Marie Newman (at left), Democratic nominee for the 3rd Congressional district, discusses aspects of the new BEDS Plus Care consolidated shelter in Oak Lawn with Tina Rounds, executive director of BEDS Plus.
By Joe Boyle
Providing shelter and support for individuals who are homeless or dealing with poverty and other issues during the middle of a pandemic is not an easy feat.
However, representatives of BEDS Plus Care said on Friday that they are doing everything possible to reach out to individuals who have nowhere else to turn.
BEDS Plus has provided shelter and services for the homeless in the southwest suburbs. Locations have been offered in the past at St. Mark Evangelical Lutheran Church in Worth and Pilgrim Faith United Church of Christ in Oak Lawn.
But with COVID-19 spreading, BEDS Plus representatives knew that more needed to be done.
"The health and safety of volunteers, clients and employees is always a top priority for BEDS, and never more so than now," said Valerie Vedral, communications specialist for BEDS Plus. "Leadership is closely monitoring the evolving status of the coronavirus and its potential impact on the shelter operations that serve the most vulnerable members of our communities."
In mid-March, BEDS Plus consolidated operations at a Brookfield location to better cope with the virus. At that time, the organization was not operating out of any locations in Oak Lawn.
However, BEDS Plus did begin operating out of a site in Oak Lawn in late April. The location is being kept confidential to provide privacy for the clients, Vedral said.
The Oak Lawn shelter models the BEDS consolidated facility in Brookfield and is operating in partnership with Respond Now, which has been helping families combat hunger and housing issues since September 1969. About 15 clients are currently staying at the Oak Lawn shelter, taking an active role in maintaining the site and helping out with daily chores, Vedral said.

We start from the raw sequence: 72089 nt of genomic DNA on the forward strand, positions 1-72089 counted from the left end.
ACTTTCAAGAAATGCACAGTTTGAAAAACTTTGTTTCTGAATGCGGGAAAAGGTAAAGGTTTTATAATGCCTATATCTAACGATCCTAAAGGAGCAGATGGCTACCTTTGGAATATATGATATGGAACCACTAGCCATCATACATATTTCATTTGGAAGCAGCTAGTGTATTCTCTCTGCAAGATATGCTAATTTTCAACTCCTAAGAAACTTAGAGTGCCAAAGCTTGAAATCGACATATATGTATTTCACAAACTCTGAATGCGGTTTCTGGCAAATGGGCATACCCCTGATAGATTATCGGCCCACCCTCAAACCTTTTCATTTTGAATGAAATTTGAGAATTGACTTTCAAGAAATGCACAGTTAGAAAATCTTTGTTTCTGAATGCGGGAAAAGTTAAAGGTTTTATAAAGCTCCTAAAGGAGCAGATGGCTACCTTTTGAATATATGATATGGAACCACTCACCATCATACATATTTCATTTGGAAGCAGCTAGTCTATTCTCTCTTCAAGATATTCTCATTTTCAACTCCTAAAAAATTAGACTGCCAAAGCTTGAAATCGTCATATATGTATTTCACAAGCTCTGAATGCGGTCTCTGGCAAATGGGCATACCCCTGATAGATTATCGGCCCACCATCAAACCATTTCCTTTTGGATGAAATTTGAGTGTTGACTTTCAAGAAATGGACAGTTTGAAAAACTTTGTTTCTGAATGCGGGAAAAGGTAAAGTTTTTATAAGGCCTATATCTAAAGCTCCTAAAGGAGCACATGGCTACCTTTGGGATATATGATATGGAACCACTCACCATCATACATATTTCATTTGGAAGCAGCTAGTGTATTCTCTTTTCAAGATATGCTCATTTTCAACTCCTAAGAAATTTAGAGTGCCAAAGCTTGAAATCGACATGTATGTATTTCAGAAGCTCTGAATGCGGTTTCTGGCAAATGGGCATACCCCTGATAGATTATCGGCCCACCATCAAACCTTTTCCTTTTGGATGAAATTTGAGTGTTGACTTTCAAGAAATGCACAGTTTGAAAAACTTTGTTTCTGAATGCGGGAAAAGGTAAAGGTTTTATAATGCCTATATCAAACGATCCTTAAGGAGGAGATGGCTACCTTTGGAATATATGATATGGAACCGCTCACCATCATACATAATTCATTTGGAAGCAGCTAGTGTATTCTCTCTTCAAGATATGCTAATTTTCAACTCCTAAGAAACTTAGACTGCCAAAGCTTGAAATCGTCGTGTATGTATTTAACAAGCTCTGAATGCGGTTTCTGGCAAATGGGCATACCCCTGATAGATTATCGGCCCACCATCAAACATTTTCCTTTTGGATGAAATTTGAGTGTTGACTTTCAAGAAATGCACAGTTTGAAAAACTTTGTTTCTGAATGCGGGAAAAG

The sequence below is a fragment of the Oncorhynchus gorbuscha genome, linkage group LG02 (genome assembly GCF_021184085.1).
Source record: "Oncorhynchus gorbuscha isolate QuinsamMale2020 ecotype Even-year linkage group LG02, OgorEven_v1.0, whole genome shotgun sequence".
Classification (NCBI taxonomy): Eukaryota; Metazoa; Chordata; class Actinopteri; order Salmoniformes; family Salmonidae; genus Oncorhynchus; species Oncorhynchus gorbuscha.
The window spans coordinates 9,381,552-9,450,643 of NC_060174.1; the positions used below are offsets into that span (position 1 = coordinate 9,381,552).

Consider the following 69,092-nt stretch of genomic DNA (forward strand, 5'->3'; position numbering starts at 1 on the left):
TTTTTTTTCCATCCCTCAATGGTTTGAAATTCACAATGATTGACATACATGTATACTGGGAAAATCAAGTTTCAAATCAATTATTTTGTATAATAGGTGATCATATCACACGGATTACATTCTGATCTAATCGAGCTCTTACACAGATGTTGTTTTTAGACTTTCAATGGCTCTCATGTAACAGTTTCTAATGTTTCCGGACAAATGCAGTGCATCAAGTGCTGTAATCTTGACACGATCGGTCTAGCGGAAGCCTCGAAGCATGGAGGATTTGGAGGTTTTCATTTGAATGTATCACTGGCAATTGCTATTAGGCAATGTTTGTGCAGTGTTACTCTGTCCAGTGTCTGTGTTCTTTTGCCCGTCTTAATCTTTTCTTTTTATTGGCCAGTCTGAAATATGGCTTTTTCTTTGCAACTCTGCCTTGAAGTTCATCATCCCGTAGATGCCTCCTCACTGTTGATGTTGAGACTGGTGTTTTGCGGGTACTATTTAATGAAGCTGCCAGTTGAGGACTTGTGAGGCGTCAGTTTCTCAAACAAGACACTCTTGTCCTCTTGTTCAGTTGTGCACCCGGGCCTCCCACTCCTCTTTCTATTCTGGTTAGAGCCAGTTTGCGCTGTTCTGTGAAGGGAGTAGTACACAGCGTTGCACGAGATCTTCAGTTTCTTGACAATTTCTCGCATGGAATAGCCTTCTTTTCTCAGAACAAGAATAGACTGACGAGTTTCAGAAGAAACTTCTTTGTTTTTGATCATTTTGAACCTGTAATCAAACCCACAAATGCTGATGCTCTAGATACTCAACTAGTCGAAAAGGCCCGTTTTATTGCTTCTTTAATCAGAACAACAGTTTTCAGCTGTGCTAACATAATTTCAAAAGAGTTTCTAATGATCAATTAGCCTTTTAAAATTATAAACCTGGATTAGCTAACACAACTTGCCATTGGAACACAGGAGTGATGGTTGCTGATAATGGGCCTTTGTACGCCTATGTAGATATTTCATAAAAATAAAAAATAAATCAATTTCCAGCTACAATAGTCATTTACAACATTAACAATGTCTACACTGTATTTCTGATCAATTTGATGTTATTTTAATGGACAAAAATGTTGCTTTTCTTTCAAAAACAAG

"The clients stay in these locations in a lockdown situation," Vedral said due to the coronavirus. "We don't want them wandering in and out. We want to keep them safe and residents of the community safe."
BEDS Plus officials also works with representatives of Pillars Community Health, which has a local facility at 8020 W. 87th St., in Hickory Hills. Pillars serves communities in the southwest and western suburbs, and Chicago neighborhoods near Midway Airport. Pillars provides services for victims of domestic abuse and is also a drug rehabilitation center.
"No one has tested positive for COVID-19 and no one has had any symptoms of the virus," Vedral said as of Friday.
Marie Newman, who defeated Cong. Dan Lipinski (D-3rd) in the March primary, took a tour of the BEDS Plus Care's newly consolidated shelter in Oak Lawn last week. She had an opportunity to get an in-person look at the shelter operations during the COVID-19 pandemic.
She was accompanied on the tour by Tina Rounds, executive director of BEDS, and Christina Lindstrom, housing program manager at Respond Now. Rounds talked with Newman about the organization's COVID-19 response, how the consolidated shelters operate, volunteer needs and affordable housing. All three wore masks as they took part in the tour.
Rounds has been pivotal in the development of BEDS Plus. She helped acquire two subsidiary entities including a transitional housing program. She has also organized an 11-site shelter program. Several of those locations are in the southwest suburbs.
Operations for BEDS Plus began in LaGrange. Rounds has played a vital role in the development of the organization in her eight years there. She successfully transitioned a small community-based nonprofit organization to a regional leader in safety net service delivery. She also helped to secure $6.8 million in financing and oversaw construction of 20-unit permanent housing developments in LaGrange. She developed partnerships and funding for over 100 units of permanent supportive housing.
Vedral said that BEDS Plus not only assists the homeless, but other individuals who are going through difficult periods in their lives. These include veterans, domestic violence survivors, people with chronic health conditions, behavioral health conditions, or people with disabilities.
"The ongoing pandemic puts BEDS clients at increased risk and will lead to more people becoming homeless from reduced work hours and layoffs," Vedral said.
Five individuals and two families recently moved from shelter to housing since the emergency response to COVID-19. This means BEDS can accept new homeless clients who are symptom free. BEDS is working with Pillars Community Health to screen current shelter clients, screen any new arrivals and monitor any symptomatic motel clients, Vedral said.
"BEDS anticipates continuing current emergency policies and activities through the end of May," Vedral said. "The budget for these expenses is fast approaching $300,000, primarily motel costs at $70 a night and staff overtime."
Information about the BEDS Plus response to COVID-19 is available at www.beds-plus.org.